But is there an appropriate time to address difficult theological questions in the public square?

“It largely depends on the hermeneutical lenses we use to interpret what the Lord expects from us,” said Marcos Amado, founder of the Martureo Centro de Reflexão Missiológica, a ministry center that trains missionaries. “We should preach in season and out of season, as 2 Timothy 4:2 tells us. But what does it mean today?”

Some will say that the duty is to preach, so consequences and fruits are up to God, says Amado. Others would balance this position with 1 Peter 3:15–16, which urges Christians to speak with gentleness and respect.

“In my opinion, there is, biblically speaking, no inappropriate time to testify about Jesus,” he said. “But there are inappropriate forms and subjects depending on the moment and the circumstances.”

The widespread mockery and derision of Baby do Brasil’s comments suggests that Brazilian society—long the world’s largest population of Catholics—is still trying to understand evangelicals, a group that registered as low as 6.5 percent of Brazilians as recently as 1980. Brazilian evangelicals can’t act like public officials in the United States, who can assume a level of public knowledge about the Bible and Christian theology because of the American people’s long Protestant history.

Today about one-third of Brazil’s population of 203 million is evangelical, and this numerical shift should prompt reflection on the increased public scrutiny they are receiving, says Pentecostal theologian Gutierres Fernandes Siqueira. For instance, though the idea of the Rapture is likely widely accepted by most Brazilian evangelicals, 60 percent of whom are Pentecostals, premillennial theology is far from mainstream.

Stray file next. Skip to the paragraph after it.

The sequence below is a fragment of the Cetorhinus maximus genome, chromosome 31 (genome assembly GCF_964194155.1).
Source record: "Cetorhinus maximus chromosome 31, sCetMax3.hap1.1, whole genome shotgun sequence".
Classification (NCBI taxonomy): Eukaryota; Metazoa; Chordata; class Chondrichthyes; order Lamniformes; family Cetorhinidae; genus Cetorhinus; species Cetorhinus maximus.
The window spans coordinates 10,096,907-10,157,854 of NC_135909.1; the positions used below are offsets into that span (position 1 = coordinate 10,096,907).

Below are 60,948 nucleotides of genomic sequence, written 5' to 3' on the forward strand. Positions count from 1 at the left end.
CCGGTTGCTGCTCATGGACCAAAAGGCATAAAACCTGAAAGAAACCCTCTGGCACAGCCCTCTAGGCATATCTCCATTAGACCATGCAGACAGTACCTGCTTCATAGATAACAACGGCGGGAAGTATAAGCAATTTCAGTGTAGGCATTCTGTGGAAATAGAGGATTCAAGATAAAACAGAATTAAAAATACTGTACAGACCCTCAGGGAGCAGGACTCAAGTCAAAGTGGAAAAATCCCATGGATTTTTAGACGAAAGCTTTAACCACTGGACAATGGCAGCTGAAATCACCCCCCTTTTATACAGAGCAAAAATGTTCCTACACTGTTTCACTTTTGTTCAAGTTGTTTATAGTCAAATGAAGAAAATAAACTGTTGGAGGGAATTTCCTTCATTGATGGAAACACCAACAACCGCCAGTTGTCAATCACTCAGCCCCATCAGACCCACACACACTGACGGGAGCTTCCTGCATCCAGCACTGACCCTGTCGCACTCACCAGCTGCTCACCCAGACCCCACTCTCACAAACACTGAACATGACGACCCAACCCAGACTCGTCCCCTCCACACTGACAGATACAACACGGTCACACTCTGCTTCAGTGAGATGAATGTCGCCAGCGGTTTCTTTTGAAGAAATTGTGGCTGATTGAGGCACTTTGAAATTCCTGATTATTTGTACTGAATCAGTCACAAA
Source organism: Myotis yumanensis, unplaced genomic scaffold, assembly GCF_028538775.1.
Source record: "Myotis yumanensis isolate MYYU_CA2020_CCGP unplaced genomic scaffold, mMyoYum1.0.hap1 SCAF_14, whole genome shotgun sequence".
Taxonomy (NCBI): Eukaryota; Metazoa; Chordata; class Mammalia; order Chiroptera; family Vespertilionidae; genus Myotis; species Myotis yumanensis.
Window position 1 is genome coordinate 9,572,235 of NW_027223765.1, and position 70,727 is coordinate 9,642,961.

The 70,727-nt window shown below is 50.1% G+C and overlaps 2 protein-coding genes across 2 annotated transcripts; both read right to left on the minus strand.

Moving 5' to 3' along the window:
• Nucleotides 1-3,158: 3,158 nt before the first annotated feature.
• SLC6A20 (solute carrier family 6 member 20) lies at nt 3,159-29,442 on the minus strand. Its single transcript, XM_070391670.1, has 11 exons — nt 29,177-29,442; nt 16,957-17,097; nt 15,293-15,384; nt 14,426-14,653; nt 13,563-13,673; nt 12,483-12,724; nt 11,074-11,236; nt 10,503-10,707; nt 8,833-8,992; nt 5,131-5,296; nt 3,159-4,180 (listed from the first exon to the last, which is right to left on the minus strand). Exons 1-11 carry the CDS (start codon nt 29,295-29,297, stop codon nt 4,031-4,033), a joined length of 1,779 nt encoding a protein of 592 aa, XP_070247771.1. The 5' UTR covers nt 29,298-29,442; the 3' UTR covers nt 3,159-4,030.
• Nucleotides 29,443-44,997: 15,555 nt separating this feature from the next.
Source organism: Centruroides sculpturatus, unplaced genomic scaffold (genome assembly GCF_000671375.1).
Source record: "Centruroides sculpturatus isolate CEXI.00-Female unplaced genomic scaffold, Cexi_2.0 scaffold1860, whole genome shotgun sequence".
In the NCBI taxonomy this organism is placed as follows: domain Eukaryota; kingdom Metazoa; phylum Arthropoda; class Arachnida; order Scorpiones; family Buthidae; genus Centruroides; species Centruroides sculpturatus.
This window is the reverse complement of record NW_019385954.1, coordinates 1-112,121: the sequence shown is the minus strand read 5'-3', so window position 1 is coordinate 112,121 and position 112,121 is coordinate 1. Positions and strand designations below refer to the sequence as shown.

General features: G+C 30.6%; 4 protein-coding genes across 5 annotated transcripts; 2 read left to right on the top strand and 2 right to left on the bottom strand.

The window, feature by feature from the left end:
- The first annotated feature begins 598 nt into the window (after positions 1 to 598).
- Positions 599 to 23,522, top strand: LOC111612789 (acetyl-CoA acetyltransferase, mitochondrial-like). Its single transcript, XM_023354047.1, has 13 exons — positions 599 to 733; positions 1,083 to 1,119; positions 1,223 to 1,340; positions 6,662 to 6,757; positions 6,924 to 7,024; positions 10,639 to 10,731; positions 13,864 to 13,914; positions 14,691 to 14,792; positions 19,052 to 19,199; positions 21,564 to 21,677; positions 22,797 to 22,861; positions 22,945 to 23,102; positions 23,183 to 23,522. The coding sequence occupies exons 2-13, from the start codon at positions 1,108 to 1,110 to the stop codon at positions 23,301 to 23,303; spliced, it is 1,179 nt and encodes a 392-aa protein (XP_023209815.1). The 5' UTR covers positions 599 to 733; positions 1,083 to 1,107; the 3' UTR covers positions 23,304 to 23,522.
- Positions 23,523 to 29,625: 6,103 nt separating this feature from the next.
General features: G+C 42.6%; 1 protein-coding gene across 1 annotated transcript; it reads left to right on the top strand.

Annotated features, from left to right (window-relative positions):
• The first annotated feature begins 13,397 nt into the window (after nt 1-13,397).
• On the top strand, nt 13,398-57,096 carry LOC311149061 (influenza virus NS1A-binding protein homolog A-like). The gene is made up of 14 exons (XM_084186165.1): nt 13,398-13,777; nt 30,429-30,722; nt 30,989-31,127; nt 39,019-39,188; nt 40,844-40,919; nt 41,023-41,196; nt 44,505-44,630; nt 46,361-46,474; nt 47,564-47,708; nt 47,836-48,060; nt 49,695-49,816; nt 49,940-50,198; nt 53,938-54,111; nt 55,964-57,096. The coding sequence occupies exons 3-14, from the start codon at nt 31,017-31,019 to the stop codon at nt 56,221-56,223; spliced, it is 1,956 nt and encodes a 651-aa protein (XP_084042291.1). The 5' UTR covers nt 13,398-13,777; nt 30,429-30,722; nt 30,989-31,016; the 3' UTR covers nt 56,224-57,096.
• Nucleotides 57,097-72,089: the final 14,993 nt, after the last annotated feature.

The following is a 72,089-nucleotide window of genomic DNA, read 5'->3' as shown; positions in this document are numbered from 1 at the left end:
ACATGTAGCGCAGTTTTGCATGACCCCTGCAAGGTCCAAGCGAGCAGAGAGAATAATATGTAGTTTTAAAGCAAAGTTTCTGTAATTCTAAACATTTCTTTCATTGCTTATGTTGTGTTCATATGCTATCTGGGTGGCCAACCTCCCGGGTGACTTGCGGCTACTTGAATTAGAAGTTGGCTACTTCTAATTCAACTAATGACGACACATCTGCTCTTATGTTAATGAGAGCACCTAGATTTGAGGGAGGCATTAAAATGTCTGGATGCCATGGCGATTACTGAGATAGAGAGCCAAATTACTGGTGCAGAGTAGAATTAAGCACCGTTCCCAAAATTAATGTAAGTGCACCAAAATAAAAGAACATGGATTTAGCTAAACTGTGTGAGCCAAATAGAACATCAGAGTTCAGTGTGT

“One of the problems with growth is that some people feel comfortable discussing topics in public that until recently were restricted to Bible study groups,” said Fernandes.

This does not mean that God is not present in these initiatives. “In my faith journey, I have seen God using the most unusual situations to touch someone’s heart,” said Amado. “But under normal circumstances, issues of this kind should be addressed after other basic Christian concepts have already been presented, and at a time when one can interact, ask questions, and obtain responses.”

“There would be more appropriate biblical forms and themes for the moment [of Carnival] than the Rapture, which easily ends up being a laughingstock when it’s not the right conditions to explain the subject appropriately,” he said.

Churches should be better prepared and readier to seize these opportunities, says Fernandes. He urges churches to train specialists on hot-button issues like the end times or evolution. Once Christians are equipped, they can not only take advantage of opportunities but pursue spaces to share their convictions.

“Take, for example, the debate about sexuality,” said Fernandes. “Brazilian evangelicals are willing to talk about this on social media, but you don’t see many of us at public health meetings where we could make a difference.”

Instead of experts more frequently presenting their thoughtful opinions to the general public, Fernandes finds too many uninformed Christians sharing their hot takes on social media.

“The problem is that we currently just have these activists,” he said.


[ This article is also available in Português. ]